It’s a good idea to add some fats to your dog’s diet.
Omega-3 oils like fish oils can minimize inflammation and help protect against conditions like arthritis, heart disease or even cancer.
And who doesn’t love giving coconut oil to their dog? Coconut oil has anti-inflammatory properties, but it also helps guard against antibacterial, antiviral and antifungal infections and it helps maintain a healthy skin and coat and digestive system.
But it turns out giving your dog extra fats in his diet isn’t quite as simple as adding a bit of fish or coconut oil to his food. There are different types of fat that can benefit your dog’s health … and the fat you should use varies depending on what type of protein you’re feeding him.
Nutrition expert Steve Brown has done a ton of analysis on this subject and we looked to him for answers. Steve’s primary passion is teaching veterinarians and other technically-minded dog feeders and influencers how to formulate fresh food diets that meet ancestral, AAFCO and FEDIAF (EU) standards.
He co-authored See Spot Live Longer in 2004, and 2010 wrote the highly praised Unlocking the Canine Ancestral Diet. Steve is also a consultant to several fresh food manufacturers, including Darwin’s and Raw Bistro.
At the Natural Canine Health Symposium (NCHS) in 2014, Steve gave a talk called Better Fats, Better Dogs. He explained how feeding properly balanced fats can improve not only your dog’s health and longevity but even his mental abilities and his behavior.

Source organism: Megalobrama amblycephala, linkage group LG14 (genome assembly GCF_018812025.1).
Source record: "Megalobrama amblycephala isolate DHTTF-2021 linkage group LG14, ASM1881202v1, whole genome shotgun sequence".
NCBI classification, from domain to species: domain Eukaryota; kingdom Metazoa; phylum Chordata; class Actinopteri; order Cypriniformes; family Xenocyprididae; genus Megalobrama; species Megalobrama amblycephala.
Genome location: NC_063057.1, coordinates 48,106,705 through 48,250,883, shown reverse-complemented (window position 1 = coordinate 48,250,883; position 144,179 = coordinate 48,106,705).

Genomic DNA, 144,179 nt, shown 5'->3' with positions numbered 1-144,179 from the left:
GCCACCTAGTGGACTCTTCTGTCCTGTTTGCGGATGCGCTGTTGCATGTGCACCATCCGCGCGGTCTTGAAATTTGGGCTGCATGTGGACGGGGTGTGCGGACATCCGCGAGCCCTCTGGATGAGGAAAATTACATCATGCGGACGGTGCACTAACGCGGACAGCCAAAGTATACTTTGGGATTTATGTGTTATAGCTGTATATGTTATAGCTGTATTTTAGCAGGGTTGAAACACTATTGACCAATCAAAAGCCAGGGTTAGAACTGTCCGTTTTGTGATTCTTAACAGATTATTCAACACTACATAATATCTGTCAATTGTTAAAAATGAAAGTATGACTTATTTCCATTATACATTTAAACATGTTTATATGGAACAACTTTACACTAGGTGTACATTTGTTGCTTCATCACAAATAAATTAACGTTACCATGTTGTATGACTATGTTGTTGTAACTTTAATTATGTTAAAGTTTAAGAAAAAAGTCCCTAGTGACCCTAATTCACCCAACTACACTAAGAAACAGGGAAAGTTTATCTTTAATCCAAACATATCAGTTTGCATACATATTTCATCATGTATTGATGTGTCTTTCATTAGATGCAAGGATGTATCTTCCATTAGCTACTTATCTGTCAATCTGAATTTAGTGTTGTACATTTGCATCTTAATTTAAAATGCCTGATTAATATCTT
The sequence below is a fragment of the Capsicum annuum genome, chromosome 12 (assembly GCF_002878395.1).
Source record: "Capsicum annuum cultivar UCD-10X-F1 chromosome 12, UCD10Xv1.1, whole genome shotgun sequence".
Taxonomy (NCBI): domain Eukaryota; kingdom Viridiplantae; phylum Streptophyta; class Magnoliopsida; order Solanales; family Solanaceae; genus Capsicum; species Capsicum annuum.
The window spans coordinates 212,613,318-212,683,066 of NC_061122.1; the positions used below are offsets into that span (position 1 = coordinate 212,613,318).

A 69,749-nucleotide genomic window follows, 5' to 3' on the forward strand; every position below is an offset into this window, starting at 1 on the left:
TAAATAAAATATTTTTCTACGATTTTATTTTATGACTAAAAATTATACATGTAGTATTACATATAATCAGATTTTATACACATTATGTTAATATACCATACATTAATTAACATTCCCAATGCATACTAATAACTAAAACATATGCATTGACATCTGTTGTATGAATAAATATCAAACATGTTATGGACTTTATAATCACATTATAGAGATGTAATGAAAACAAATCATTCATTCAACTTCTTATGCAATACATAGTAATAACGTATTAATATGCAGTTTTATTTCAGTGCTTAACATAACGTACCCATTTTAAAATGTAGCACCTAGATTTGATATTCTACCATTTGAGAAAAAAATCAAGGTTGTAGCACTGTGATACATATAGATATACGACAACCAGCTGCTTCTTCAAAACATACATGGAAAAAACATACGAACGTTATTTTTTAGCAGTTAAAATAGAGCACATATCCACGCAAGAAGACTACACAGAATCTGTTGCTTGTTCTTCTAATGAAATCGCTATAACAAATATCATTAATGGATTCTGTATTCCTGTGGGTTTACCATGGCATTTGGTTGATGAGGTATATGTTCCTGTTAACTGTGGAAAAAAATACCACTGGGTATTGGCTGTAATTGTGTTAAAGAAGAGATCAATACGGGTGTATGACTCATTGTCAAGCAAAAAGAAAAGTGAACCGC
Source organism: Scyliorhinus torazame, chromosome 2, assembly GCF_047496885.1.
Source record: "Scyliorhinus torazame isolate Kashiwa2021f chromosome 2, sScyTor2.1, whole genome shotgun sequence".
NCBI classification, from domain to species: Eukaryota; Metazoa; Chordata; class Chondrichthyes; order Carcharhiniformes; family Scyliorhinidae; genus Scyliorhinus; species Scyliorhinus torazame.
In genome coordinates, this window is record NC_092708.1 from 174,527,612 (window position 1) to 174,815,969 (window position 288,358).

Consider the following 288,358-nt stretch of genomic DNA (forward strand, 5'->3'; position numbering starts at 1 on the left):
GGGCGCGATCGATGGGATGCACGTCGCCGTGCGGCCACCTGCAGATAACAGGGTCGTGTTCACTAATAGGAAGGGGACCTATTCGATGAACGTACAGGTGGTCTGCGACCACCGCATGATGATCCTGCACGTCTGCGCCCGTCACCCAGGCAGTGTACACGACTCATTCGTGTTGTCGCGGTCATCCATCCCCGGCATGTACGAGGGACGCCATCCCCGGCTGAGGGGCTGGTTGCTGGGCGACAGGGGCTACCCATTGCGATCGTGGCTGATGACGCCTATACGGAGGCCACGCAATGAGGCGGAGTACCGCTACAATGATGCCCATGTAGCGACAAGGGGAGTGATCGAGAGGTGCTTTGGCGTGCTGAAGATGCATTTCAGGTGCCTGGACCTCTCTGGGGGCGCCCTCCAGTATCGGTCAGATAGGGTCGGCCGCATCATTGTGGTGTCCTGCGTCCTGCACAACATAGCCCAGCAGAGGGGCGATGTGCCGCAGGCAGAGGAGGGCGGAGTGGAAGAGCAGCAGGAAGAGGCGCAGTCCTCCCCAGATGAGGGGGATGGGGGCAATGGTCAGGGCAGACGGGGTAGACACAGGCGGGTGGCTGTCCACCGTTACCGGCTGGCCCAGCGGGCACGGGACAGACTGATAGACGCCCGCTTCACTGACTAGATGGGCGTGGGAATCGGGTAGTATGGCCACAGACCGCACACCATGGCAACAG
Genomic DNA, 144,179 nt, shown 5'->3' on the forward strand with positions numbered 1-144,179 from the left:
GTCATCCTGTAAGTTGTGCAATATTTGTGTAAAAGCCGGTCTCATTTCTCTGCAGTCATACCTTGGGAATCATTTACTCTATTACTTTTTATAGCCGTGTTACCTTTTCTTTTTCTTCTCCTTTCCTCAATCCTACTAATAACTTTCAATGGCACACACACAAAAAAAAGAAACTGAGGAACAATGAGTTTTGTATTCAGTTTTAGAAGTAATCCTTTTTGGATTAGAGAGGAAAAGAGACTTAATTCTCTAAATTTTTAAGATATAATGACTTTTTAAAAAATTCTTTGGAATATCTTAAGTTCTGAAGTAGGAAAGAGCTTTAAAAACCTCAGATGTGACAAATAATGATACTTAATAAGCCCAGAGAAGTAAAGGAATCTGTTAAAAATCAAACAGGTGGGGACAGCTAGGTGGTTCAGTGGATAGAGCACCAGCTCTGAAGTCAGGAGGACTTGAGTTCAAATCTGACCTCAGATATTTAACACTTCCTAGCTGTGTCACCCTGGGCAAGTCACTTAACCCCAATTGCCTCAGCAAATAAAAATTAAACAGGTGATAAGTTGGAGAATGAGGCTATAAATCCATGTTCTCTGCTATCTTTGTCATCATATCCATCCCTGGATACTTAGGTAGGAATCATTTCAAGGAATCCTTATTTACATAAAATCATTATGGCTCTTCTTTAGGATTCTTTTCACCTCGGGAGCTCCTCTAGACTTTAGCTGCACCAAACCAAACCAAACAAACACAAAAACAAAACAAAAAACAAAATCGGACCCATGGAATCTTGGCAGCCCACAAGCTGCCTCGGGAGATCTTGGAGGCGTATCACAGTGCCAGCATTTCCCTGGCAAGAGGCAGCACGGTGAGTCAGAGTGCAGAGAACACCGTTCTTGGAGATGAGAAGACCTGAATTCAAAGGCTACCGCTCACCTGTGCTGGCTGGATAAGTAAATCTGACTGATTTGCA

He also told us about the best fats to add to your dog’s food, depending on what proteins you’re feeding as part of your dog’s raw meat diet. We’ll give you a simple guide to balancing fats for your dog in a minute.
But first, some background on fats.
Balancing Fats Is Important
You know the expression “you are what you eat.” Well … your dog is the fats he eats. When your dog eats fats, they’re incorporated right into the cell membranes of every cell in his body.
Healthy cell membranes are the foundation of good health … and unhealthy membranes can make the cells less efficient, affecting your dog’s organs and entire body. Research shows that feeding enough fats, in the right balance, can develop better brains and better behavior. Puppies learn faster and remember more, and older dogs stay mentally sharp.
Properly balanced fats also support better eye and heart health and develop more muscle and less fat in the body, leading to better athletic performance.